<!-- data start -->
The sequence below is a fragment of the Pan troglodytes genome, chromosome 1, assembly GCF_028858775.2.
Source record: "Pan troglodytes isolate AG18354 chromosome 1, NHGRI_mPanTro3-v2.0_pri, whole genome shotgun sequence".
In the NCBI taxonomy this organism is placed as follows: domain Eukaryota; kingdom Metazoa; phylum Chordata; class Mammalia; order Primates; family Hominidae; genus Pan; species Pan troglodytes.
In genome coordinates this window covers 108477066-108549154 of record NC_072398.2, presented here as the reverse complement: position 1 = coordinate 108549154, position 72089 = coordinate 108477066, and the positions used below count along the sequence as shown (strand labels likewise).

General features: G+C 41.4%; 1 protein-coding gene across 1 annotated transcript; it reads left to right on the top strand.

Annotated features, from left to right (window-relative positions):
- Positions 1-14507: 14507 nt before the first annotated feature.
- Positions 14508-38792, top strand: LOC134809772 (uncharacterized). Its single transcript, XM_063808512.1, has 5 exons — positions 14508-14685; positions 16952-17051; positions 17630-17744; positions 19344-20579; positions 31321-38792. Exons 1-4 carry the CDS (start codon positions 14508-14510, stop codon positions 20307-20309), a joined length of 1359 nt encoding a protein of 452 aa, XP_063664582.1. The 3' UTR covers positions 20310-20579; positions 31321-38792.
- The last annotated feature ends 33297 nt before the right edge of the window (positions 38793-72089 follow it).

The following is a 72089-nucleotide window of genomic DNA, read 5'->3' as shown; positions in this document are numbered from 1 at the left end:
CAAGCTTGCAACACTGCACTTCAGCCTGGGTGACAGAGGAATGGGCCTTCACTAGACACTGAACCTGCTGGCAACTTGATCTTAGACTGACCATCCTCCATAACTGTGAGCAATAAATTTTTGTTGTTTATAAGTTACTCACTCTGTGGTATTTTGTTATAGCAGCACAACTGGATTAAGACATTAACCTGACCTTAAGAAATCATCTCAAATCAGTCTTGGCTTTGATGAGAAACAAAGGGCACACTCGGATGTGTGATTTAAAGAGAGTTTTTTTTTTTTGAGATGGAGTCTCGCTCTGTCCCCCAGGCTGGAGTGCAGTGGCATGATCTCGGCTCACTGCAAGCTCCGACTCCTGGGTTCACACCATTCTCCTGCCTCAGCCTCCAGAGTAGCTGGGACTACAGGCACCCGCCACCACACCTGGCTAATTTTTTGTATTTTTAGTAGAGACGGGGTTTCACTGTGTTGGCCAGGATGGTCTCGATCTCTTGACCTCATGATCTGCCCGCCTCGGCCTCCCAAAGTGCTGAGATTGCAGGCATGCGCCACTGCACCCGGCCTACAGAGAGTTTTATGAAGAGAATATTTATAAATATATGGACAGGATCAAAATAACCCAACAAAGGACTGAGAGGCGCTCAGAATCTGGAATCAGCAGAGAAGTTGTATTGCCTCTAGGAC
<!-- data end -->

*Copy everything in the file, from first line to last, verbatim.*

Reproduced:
The sequence below is a fragment of the Pan troglodytes genome, chromosome 1, assembly GCF_028858775.2.
Source record: "Pan troglodytes isolate AG18354 chromosome 1, NHGRI_mPanTro3-v2.0_pri, whole genome shotgun sequence".
In the NCBI taxonomy this organism is placed as follows: domain Eukaryota; kingdom Metazoa; phylum Chordata; class Mammalia; order Primates; family Hominidae; genus Pan; species Pan troglodytes.
In genome coordinates this window covers 108477066-108549154 of record NC_072398.2, presented here as the reverse complement: position 1 = coordinate 108549154, position 72089 = coordinate 108477066, and the positions used below count along the sequence as shown (strand labels likewise).

General features: G+C 41.4%; 1 protein-coding gene across 1 annotated transcript; it reads left to right on the top strand.

Annotated features, from left to right (window-relative positions):
- Positions 1-14507: 14507 nt before the first annotated feature.
- Positions 14508-38792, top strand: LOC134809772 (uncharacterized). Its single transcript, XM_063808512.1, has 5 exons — positions 14508-14685; positions 16952-17051; positions 17630-17744; positions 19344-20579; positions 31321-38792. Exons 1-4 carry the CDS (start codon positions 14508-14510, stop codon positions 20307-20309), a joined length of 1359 nt encoding a protein of 452 aa, XP_063664582.1. The 3' UTR covers positions 20310-20579; positions 31321-38792.
- The last annotated feature ends 33297 nt before the right edge of the window (positions 38793-72089 follow it).

The following is a 72089-nucleotide window of genomic DNA, read 5'->3' as shown; positions in this document are numbered from 1 at the left end:
CAAGCTTGCAACACTGCACTTCAGCCTGGGTGACAGAGGAATGGGCCTTCACTAGACACTGAACCTGCTGGCAACTTGATCTTAGACTGACCATCCTCCATAACTGTGAGCAATAAATTTTTGTTGTTTATAAGTTACTCACTCTGTGGTATTTTGTTATAGCAGCACAACTGGATTAAGACATTAACCTGACCTTAAGAAATCATCTCAAATCAGTCTTGGCTTTGATGAGAAACAAAGGGCACACTCGGATGTGTGATTTAAAGAGAGTTTTTTTTTTTTGAGATGGAGTCTCGCTCTGTCCCCCAGGCTGGAGTGCAGTGGCATGATCTCGGCTCACTGCAAGCTCCGACTCCTGGGTTCACACCATTCTCCTGCCTCAGCCTCCAGAGTAGCTGGGACTACAGGCACCCGCCACCACACCTGGCTAATTTTTTGTATTTTTAGTAGAGACGGGGTTTCACTGTGTTGGCCAGGATGGTCTCGATCTCTTGACCTCATGATCTGCCCGCCTCGGCCTCCCAAAGTGCTGAGATTGCAGGCATGCGCCACTGCACCCGGCCTACAGAGAGTTTTATGAAGAGAATATTTATAAATATATGGACAGGATCAAAATAACCCAACAAAGGACTGAGAGGCGCTCAGAATCTGGAATCAGCAGAGAAGTTGTATTGCCTCTAGGAC